Were I a cloud
- Robert Bridges: A Biography by Catherine Phillips
Oxford, 363 pp, £25.00, August 1992, ISBN 0 19 212251 7
Ever since 1930, the year Bridges died, there has been a poet-shaped hole in English biography. Over the years we have been offered a few slight critical articles and studies and many significant references in such biographies as Ann Thwaite’s of Edmund Gosse and, of course, the two recent books on Gerard Manley Hopkins, one by Robert Martin and one by Norman White, but there has been nothing comprehensive. There is now. In Robert Bridges Catherine Phillips tells us everything we could reasonably wish to know about his life. About his poetry there is more still to be said, but one of the merits of this book is that the writer clearly points the way to anyone who may feel like such an undertaking.
One of the reasons Bridges has been neglected is probably the prevalent though quite inaccurate idea that his life was serene and sheltered; readers do not like that sort of thing. Certainly he was wealthy, happily married, fêted and honoured in both his professions, surrounded by distinguished men and women whose friendship he was able to win and keep, and Poet Laureate for 17 years. He was likewise good-looking. Almost without exception anybody who has spoken about him has stressed what a very handsome man he was at every age, and photographs bear this out. One dissenting voice was that of Virginia Woolf, who, at the time of her visit to him in 1926 and indeed at most other times, was in a warts-only mood, and did not appreciate the fine build and the splendid shock of white hair, concentrating rather on the ‘reddish ravaged face’ and the hoarse voice. But Catherine Phillips, without attempting to turn him into a man of sorrows, shows that in the course of his long life – he was born in 1844 – he in fact endured a great deal of misfortune. Frightful things happened to his relatives, of whom he was mostly very fond. His sister Harriett and her family were attacked in their home one night by a man who held an unreasonable grudge against them; her husband and her baby were battered to death and she herself was so badly injured that she died within the year. His son Edward fought in the thick of the First World War and was badly wounded. His daughter Margaret died agonisingly of tubercular meningitis. His house burnt down. His wife Monica, a woman of spirit and intelligence, was physically delicate and the constant prey of such serious illnesses that Bridges often stayed at her bedside for weeks at a time.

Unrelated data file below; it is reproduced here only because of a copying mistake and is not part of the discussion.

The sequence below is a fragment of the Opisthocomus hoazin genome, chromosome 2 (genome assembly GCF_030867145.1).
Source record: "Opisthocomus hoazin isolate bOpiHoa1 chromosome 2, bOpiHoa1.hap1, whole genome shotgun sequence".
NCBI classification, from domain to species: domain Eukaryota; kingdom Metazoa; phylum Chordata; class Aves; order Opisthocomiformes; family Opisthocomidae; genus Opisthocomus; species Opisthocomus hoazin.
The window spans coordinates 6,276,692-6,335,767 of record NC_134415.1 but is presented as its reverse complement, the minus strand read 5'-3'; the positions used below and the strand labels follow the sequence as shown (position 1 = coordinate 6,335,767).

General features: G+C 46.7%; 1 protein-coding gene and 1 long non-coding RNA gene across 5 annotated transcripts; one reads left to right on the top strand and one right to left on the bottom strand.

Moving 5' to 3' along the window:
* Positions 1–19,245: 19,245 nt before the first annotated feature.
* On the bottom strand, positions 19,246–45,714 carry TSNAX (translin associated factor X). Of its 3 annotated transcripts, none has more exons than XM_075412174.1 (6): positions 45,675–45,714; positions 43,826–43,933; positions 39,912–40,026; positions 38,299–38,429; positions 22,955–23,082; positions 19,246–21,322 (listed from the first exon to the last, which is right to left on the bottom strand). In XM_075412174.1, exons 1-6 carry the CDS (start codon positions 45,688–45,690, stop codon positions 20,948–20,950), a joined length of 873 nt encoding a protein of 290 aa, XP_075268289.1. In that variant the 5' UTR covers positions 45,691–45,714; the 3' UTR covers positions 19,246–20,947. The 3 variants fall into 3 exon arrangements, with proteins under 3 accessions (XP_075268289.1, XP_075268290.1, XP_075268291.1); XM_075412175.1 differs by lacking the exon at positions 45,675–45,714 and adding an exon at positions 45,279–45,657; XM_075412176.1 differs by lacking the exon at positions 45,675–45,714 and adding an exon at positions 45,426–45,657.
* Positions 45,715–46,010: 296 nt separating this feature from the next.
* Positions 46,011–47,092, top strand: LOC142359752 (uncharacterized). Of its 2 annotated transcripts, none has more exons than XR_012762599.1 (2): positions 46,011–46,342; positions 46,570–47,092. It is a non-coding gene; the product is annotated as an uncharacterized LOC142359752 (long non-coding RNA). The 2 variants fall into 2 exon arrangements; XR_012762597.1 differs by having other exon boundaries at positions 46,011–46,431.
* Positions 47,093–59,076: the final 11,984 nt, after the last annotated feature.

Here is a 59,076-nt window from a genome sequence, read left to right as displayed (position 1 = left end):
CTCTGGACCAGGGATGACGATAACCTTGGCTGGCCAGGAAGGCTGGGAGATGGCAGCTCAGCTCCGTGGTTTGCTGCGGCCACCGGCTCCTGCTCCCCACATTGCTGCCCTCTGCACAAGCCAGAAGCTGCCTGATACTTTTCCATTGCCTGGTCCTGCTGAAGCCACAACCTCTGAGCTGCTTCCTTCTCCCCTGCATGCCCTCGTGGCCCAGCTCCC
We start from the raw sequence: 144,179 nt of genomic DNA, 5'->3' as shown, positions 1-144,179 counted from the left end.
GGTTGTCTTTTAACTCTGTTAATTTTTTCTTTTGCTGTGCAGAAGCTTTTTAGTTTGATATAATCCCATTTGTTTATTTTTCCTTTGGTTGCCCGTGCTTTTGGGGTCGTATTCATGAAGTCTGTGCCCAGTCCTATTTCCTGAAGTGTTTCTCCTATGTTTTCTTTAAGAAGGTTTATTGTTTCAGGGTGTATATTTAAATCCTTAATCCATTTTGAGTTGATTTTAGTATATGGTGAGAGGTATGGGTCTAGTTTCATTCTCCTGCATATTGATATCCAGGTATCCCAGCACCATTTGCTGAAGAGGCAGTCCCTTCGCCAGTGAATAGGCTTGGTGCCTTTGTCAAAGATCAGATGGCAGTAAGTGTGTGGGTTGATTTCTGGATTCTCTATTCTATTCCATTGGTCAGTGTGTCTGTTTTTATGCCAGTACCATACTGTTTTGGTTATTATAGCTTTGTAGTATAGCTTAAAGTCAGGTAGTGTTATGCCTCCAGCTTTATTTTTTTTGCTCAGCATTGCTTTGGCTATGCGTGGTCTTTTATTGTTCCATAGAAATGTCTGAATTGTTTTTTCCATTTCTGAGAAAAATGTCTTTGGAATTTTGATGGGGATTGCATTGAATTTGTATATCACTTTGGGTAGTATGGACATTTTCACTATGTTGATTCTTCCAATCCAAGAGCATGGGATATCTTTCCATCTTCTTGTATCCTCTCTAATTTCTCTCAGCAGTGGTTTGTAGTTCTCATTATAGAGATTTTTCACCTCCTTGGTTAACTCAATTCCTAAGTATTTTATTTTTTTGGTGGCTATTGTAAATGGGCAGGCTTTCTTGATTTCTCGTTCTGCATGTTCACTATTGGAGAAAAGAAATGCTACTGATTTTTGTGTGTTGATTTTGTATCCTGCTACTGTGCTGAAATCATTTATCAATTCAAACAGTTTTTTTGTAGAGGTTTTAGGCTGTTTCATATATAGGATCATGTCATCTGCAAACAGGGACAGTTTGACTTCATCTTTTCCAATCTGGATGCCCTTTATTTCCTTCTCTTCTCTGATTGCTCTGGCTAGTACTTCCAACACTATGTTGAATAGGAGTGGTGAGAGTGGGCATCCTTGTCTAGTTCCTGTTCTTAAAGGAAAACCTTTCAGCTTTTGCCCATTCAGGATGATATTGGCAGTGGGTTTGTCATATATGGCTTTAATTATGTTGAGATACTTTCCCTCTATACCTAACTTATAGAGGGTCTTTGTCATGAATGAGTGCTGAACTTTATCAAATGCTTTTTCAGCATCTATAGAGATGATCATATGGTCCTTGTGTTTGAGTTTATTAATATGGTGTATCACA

This unfounded widespread assumption that Bridges led a charmed life cannot be the result of simple ignorance, natural as that would have been given the dearth of biographical information. The greater knowledge now available seems to have made little impact: in his comments on Phillips’s book one reviewer actually describes the poet’s life as untroubled; given the biographer’s revelations, one dreads to contemplate what his notion of a troubled life would be. It is also odd, considering the vagaries of personal response to poets and poetry in general, that nobody has set out to prove that in fact Bridges was unremittingly wretched. One way or another the impression must stem from the work and is therefore important to any examination of it.